Overview: Web Archive Collection Service (WAX)

The Web Archive Collection Service (WAX) supports the collection of selected web content to ensure its long term preservation and accessibility for teaching and research. WAX began as a pilot service in 2006 and became a regular production service in February 2009. See WAX History for more information about the origins of this service.

What is WAX?

The WAX system lets a Harvard curator harvest one or more thematically related web sites into an archived collection. The curator uses a web-based administrative interface (called WAXI) to select, capture (harvest), organize, and describe the collection. The archived web collection is stored in the HL Digital Repository Service (DRS) and can be searched or browsed from the WAX Public Interface.

The WAX system was built by LTS using several open source tools developed by the Internet Archive and other International Internet Preservation Consortium (IIPC) members. These tools include the Heritrix web crawler (used to capture web sites for archiving), the Wayback index and rendering tool and the NutchWAX index and search tool. WAX also uses Quartz, open source job scheduling software from OpenSymphony.

WAX  harvests content from the surface web -- content that is discoverable to search engines or web crawlers, as opposed to content hidden from web crawlers in a database or restricted by password or login protection.

Who can use WAX?

Harvard libraries, museums and archives are eligible to use the WAX Service. Other Harvard organizational units and individual members of the Harvard community are eligible, when sponsored by a Harvard library, museum or archive.

What materials are eligible for WAX?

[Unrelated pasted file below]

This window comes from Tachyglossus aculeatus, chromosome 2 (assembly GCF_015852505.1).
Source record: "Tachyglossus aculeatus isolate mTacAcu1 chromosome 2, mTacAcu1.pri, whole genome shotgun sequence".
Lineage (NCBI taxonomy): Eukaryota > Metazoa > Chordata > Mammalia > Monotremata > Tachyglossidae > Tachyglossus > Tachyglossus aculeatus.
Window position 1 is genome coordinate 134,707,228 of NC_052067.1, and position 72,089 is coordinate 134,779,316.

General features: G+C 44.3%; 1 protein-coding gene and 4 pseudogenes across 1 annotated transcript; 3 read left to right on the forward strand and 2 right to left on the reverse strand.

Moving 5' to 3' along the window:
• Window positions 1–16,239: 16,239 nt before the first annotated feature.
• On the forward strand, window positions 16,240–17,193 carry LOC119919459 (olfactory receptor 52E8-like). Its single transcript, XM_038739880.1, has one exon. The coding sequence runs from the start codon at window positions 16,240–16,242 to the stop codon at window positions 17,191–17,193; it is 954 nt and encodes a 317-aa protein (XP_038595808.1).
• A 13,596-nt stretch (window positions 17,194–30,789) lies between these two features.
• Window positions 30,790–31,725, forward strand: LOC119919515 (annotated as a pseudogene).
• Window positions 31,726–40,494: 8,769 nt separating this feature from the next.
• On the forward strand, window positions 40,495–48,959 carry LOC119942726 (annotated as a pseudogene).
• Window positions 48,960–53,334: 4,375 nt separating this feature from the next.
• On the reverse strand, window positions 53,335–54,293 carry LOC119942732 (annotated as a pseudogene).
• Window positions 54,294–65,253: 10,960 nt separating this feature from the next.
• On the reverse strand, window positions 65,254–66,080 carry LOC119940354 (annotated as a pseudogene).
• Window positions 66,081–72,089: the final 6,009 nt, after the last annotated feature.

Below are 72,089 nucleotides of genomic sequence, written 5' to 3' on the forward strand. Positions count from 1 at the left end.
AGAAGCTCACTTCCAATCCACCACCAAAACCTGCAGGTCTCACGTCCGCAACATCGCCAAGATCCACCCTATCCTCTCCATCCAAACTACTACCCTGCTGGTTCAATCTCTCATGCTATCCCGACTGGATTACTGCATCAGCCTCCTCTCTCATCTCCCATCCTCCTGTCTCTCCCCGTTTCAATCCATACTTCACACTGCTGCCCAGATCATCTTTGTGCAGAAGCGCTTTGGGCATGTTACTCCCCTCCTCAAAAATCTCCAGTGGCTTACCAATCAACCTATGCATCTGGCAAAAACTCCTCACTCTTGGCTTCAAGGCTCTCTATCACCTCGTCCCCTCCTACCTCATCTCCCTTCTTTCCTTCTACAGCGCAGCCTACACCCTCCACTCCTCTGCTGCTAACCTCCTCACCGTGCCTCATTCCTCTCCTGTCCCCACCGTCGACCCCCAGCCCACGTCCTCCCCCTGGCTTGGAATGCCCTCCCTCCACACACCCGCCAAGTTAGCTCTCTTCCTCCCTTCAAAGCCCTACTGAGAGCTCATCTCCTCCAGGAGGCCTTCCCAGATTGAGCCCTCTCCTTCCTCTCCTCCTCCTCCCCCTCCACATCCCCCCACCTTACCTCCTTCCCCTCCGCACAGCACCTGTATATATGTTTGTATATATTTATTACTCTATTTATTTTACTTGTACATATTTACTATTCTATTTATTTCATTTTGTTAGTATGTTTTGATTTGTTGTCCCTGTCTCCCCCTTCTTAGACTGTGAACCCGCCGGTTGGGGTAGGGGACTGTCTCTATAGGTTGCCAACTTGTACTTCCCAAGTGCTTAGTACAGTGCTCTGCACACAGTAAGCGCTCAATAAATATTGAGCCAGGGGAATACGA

Web sites being considered for WAX archiving should consist of materials that have library-like qualities (materials with persistent value, intended to support research or teaching). WAX is not designed for short term use. WAX collections can belong to any academic discipline, subject domain, etc.

How to participate

The planning needed to create a WAX collection usually takes about 3 months. Both new participants and returning participants will need to prepare as noted below. Questions about WAX participation should be directed to the LTS.

Note that the scheduling of WAX projects is based on the availability of LTS resources. 

  • Assign a “curator” for the project. The curator should be a staff member from the library, archive, or museum that is sponsoring the WAX collection. The curator will be the main contact for LTS regarding the project and will take the lead on planning and setup.
  • Complete the Digital Project Inquiry Form. Use this form to describe the collection and project goals. A group of specialists working on digital services will evaluate the inquiry, determine the best approach, and respond to whoever is inquiring.


For current set up and maintenance fee rates, see Library Systems Fees and Assessments.